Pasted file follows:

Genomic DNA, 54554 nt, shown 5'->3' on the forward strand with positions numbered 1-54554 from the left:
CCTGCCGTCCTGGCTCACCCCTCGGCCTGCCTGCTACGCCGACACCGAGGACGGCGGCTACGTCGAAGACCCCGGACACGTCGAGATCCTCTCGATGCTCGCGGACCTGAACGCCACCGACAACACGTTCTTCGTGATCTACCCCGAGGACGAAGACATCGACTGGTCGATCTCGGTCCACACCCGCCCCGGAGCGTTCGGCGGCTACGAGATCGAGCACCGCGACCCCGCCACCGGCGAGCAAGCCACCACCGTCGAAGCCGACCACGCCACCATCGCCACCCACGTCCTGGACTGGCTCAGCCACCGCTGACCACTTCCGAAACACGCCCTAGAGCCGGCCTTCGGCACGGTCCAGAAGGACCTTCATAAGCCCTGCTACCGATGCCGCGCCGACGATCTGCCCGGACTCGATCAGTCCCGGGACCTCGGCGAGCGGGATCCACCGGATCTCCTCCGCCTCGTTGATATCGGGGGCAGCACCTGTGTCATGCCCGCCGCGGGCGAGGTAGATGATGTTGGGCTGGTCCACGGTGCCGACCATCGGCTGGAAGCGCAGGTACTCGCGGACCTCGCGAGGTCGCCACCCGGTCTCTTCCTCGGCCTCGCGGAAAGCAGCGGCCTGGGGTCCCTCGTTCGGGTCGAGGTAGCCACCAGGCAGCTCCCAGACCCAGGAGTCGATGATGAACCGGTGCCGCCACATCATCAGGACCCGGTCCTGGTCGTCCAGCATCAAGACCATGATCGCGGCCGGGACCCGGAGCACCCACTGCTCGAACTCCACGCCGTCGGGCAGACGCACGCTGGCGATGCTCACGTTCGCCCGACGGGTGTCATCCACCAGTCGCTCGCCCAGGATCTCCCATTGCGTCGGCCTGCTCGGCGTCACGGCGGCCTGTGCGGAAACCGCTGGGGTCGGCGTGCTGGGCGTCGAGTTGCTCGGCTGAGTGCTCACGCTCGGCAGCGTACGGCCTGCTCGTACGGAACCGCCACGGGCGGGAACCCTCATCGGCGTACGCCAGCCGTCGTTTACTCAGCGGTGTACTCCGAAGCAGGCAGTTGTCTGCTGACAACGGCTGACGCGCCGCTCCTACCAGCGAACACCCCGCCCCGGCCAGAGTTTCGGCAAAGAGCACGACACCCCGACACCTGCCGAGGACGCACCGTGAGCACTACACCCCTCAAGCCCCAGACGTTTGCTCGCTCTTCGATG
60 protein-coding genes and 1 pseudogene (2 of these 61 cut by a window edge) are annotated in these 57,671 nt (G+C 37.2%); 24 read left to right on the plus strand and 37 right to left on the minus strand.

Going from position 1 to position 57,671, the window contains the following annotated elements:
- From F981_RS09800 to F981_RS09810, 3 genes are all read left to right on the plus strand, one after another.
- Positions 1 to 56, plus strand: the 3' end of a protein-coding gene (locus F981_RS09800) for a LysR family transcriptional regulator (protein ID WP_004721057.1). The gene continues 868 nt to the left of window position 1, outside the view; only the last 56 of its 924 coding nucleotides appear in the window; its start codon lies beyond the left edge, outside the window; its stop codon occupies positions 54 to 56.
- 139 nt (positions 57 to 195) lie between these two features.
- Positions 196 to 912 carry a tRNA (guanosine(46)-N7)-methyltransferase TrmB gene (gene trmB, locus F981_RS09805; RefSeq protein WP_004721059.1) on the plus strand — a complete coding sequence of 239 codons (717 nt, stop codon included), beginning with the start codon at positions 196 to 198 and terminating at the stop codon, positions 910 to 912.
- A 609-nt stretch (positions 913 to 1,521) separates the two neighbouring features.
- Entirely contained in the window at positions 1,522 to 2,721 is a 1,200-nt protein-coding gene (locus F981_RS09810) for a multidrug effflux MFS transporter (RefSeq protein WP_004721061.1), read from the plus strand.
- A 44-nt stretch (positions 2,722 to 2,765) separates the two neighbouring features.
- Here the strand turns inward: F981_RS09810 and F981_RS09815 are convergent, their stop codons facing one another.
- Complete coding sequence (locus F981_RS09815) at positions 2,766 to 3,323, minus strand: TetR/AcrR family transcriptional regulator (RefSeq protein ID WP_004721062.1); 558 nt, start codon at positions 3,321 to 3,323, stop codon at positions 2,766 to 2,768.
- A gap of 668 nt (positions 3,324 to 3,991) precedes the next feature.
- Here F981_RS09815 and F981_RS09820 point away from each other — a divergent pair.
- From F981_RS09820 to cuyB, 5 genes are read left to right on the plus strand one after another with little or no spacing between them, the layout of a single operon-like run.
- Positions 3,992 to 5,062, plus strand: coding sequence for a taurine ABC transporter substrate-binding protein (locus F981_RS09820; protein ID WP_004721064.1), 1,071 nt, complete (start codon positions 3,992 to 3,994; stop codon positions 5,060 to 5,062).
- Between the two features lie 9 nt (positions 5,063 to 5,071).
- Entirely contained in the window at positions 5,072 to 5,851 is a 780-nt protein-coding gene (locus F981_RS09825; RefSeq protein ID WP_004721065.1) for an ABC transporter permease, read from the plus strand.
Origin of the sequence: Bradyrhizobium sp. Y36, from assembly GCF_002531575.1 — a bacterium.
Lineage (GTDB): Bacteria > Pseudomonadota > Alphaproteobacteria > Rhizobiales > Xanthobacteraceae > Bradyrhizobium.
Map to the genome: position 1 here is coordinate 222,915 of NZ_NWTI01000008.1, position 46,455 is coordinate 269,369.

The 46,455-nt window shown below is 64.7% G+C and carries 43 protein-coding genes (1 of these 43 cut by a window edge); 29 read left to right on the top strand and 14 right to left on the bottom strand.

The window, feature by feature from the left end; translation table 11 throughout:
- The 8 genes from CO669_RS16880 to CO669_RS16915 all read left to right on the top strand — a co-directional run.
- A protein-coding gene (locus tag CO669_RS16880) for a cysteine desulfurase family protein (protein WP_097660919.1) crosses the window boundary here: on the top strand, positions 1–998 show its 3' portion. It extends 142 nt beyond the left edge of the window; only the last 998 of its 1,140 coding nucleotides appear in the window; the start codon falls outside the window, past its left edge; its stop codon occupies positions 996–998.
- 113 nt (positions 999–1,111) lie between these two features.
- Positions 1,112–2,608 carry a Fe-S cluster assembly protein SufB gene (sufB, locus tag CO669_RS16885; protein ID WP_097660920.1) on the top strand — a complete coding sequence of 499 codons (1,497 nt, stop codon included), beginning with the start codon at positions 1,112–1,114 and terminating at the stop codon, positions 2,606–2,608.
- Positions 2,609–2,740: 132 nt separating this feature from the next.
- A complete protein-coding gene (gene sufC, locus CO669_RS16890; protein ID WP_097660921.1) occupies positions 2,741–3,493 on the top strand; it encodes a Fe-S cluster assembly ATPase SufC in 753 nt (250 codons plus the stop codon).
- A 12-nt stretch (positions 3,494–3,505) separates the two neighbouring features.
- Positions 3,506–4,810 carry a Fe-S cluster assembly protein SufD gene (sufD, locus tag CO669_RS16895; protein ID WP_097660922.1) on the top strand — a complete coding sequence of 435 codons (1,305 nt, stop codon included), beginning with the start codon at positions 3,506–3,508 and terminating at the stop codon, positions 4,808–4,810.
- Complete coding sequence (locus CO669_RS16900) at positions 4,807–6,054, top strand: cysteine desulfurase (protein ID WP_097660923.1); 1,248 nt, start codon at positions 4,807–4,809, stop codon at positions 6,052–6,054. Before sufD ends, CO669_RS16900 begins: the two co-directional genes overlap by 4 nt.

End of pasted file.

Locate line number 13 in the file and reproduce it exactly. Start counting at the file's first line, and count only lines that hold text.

- Complete coding sequence (locus F981_RS09815) at positions 2,766 to 3,323, minus strand: TetR/AcrR family transcriptional regulator (RefSeq protein ID WP_004721062.1); 558 nt, start codon at positions 3,321 to 3,323, stop codon at positions 2,766 to 2,768.